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DIFS and MDHHS Warn Michigan Seniors to Watch Out for Medicare Scams
October 27, 2021
FOR IMMEDIATE RELEASE: October 27, 2021
(LANSING, MICH) Medicare Open Enrollment began on October 15 and the Michigan Department of Insurance and Financial Services (DIFS) and the Michigan Department of Health and Human Services (MDHHS) are warning Michigan seniors to be on the lookout for Medicare scams targeting them and their personal information.
Medicare Open Enrollment runs from October 15 to December 7. During this time, scammers posing as Medicare "representatives" may be contacting seniors and trying to trick them into giving Medicare ID numbers or other personal information, such as a Social Security number or date of birth.
"Medicare Open Enrollment should be a time when Michigan's seniors can find security in enrolling in the coverage that is right for them, but unfortunately there are unscrupulous individuals using it as an opportunity to take advantage of seniors," said DIFS Director Anita Fox. "The most important thing Medicare participants can do to avoid these scams is to refuse to give out personal information to anyone reaching out to them over the phone, online, or at their front doors."
DIFS and MDHHS have some important tips for protecting seniors during this Open Enrollment:
Remember that Medicare Agents/Brokers selling Medicare Advantage or Medicare Part D plans:
Cannot make unsolicited calls, send unsolicited text messages, or leave voicemail messages,
May not approach you without you giving permission first (e.g. door to door, walking up to cars, and approaching in parks and supermarkets) or market to you door to door, including leaving materials at a doorstep, and
No agent is permitted to state that they are from Medicare, are approved, endorsed, or authorized by Medicare, call on behalf of Medicare, or say that Medicare or any state or federal agency asked them to call or see you.
Do not rely on caller ID. Scammers can use technology to make it look like they are calling from a legitimate business or government agency.
Never give your Medicare number or other personal information to callers or visitors saying they are from Medicare. The Centers for Medicare and Medicaid Services will never call or send someone to your home to ask for personal information or check your Medicare number.
You are always able to get information on Medicare plans without providing an ID number. The only time the Medicare ID number is required is when you are actually enrolling in a plan.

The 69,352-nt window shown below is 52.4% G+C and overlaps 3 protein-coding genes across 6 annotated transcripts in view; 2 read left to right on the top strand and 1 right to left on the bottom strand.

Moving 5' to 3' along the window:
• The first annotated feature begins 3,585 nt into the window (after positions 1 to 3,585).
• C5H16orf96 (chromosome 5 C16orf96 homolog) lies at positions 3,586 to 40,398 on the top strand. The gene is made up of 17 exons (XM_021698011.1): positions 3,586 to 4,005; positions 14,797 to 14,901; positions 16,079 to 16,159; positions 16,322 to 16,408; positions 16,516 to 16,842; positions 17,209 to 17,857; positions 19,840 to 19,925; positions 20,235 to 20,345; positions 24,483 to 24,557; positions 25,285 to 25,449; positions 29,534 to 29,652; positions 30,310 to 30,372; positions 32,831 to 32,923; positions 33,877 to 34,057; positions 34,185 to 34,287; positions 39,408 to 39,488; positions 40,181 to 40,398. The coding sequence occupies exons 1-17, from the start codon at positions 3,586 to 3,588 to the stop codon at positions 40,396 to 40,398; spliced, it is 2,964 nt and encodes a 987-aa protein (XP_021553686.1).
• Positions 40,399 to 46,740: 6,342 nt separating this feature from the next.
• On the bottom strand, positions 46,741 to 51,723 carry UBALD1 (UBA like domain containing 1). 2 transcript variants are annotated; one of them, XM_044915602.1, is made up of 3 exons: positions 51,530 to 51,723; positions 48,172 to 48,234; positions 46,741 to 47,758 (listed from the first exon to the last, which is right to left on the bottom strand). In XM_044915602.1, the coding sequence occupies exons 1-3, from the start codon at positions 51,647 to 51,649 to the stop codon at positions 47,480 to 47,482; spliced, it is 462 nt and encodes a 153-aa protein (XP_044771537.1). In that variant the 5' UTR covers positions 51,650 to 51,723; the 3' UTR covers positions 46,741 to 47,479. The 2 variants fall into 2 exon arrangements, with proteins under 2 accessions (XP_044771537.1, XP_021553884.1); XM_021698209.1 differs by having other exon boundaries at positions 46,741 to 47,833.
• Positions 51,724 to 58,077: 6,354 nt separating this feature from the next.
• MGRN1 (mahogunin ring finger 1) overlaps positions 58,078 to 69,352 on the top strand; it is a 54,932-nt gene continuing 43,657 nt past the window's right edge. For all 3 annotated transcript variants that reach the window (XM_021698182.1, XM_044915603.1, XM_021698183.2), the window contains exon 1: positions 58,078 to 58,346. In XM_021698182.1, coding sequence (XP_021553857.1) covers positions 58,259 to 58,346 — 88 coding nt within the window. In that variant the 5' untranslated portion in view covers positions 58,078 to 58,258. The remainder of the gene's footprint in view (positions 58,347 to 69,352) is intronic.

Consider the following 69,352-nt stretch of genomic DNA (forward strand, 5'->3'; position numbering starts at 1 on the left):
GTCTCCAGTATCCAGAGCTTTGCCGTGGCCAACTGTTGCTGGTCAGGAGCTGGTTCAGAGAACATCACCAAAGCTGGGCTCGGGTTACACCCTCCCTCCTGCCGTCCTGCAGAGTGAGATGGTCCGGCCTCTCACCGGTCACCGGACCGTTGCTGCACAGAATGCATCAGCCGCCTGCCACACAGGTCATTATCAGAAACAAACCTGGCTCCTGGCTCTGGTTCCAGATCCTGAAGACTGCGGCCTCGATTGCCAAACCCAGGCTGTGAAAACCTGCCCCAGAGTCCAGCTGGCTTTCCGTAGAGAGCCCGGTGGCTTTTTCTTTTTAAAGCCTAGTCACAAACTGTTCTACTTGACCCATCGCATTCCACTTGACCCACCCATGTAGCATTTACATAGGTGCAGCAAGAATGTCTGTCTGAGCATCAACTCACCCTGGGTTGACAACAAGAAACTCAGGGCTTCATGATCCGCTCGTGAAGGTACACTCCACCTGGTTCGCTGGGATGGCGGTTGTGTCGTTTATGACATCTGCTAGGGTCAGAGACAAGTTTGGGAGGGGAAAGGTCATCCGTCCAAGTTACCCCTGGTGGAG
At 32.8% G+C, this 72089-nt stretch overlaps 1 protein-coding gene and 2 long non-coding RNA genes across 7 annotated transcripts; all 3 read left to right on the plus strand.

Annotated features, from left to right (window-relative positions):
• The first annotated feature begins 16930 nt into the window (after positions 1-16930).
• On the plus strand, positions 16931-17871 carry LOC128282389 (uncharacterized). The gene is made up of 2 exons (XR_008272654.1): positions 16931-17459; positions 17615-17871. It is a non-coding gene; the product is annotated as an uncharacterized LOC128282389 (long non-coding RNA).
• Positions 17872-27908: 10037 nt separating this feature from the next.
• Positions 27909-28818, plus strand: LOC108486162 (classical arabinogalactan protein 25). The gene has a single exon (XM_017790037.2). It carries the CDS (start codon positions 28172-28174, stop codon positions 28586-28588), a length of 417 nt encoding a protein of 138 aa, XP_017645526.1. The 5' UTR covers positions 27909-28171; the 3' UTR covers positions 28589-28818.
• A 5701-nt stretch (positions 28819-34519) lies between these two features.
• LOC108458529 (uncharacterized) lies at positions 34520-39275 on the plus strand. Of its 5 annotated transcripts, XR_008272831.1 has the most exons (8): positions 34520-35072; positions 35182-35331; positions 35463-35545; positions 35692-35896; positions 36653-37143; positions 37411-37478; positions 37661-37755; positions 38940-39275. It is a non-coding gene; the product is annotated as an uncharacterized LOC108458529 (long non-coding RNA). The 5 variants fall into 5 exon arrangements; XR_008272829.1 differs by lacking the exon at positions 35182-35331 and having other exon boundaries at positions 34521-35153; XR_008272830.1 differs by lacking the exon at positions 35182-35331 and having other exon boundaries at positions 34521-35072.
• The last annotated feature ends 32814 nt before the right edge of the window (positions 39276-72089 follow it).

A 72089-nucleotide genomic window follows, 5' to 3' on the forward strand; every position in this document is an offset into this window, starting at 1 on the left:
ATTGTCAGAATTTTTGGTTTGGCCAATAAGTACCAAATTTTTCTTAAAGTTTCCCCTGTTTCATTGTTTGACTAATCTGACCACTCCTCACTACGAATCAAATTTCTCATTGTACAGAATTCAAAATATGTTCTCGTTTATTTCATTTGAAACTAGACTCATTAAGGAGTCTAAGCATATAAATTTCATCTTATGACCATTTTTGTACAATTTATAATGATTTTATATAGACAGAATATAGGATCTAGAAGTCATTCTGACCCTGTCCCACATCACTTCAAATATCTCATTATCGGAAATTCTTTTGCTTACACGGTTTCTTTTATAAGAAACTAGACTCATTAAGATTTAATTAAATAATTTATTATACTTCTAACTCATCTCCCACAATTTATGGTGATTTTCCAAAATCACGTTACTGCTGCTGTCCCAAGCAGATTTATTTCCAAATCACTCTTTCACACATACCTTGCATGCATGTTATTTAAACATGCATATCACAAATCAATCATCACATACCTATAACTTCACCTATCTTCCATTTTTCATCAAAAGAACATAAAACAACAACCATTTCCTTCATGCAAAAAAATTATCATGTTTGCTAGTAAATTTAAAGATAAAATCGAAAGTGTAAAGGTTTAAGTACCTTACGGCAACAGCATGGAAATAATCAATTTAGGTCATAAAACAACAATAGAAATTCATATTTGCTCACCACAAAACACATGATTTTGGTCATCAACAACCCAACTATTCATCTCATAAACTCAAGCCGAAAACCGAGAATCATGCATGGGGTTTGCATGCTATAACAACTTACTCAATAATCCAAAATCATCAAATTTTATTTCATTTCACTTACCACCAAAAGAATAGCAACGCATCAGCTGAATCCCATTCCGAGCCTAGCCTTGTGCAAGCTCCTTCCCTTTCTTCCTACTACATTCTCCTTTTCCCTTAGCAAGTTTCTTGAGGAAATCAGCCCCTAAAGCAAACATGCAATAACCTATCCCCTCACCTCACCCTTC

Ignore anyone who contacts you saying you must join their prescription drug plan, or you will lose your Medicare coverage. There may be a penalty if you delay enrolling in the Medicare prescription drug plan (also known as Part D), but that coverage is voluntary.
Don't trust mailers that appear to be government communications. Sometimes these are advertisements for private companies that may have a disclaimer buried in small print.
If you have questions or concerns about your Medicare coverage, DIFS and MDHHS urge you to contact Medicare directly at Medicare.gov or by calling 800-633-4227.
Insurance fraud, including Medicare fraud, results in higher health care costs for participants and taxpayers alike. That is why it's so important to know how to protect your Medicare card and number. If you or a loved one has experienced this type of scam or high-pressure tactic, contact DIFS at Michigan.gov/DIFSComplaints or by calling 877-999-6442 Monday through Friday 8 a.m. to 5 p.m. to file a complaint.
The mission of the Michigan Department of Insurance and Financial Services is to ensure access to safe and secure insurance and financial services fundamental for the opportunity, security, and success of Michigan residents, while fostering economic growth and sustainability in both industries. In addition, the Department provides consumer protection, outreach, and financial literacy and education services to Michigan residents. For more information, visit Michigan.gov/DIFS or follow the Department on Facebook, Twitter, or LinkedIn.